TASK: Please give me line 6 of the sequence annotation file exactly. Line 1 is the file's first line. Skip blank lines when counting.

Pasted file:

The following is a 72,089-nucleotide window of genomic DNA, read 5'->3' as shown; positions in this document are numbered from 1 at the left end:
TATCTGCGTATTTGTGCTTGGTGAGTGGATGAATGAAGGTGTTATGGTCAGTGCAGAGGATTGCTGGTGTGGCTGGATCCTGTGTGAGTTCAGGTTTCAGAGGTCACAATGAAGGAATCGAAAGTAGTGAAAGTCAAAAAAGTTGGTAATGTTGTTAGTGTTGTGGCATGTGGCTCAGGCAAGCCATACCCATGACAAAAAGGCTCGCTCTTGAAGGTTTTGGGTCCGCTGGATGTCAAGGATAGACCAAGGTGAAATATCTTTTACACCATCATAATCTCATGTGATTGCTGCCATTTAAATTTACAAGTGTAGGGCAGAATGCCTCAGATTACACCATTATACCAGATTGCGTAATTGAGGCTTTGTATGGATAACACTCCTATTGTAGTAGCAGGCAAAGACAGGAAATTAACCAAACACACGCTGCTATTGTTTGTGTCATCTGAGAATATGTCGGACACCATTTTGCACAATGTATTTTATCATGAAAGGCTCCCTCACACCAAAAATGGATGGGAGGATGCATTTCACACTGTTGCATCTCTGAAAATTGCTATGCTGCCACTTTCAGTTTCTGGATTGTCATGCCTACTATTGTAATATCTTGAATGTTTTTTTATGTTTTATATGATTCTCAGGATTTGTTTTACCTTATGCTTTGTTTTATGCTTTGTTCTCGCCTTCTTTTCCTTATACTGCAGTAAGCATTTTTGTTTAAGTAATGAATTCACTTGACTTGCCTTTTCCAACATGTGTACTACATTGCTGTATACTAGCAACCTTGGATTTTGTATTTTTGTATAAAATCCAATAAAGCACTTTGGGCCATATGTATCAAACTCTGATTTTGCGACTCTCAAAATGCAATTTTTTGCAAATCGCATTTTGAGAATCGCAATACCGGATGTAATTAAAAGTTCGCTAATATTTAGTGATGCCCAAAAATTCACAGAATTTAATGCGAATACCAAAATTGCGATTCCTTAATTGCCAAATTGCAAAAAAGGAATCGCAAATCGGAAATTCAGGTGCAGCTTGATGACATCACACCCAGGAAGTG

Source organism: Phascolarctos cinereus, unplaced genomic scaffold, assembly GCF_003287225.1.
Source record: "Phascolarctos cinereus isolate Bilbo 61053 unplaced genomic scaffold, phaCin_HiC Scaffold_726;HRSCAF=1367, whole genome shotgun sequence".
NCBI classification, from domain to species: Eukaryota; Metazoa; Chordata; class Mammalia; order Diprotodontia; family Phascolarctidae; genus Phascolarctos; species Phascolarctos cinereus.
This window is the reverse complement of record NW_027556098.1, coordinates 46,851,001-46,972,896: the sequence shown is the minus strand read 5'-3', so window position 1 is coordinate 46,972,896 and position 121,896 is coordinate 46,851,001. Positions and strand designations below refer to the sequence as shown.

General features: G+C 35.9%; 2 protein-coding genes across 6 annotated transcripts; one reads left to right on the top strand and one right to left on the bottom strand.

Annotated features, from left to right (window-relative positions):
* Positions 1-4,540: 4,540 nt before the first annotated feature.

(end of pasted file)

This window is the reverse complement of record NW_027556098.1, coordinates 46,851,001-46,972,896: the sequence shown is the minus strand read 5'-3', so window position 1 is coordinate 46,972,896 and position 121,896 is coordinate 46,851,001. Positions and strand designations below refer to the sequence as shown.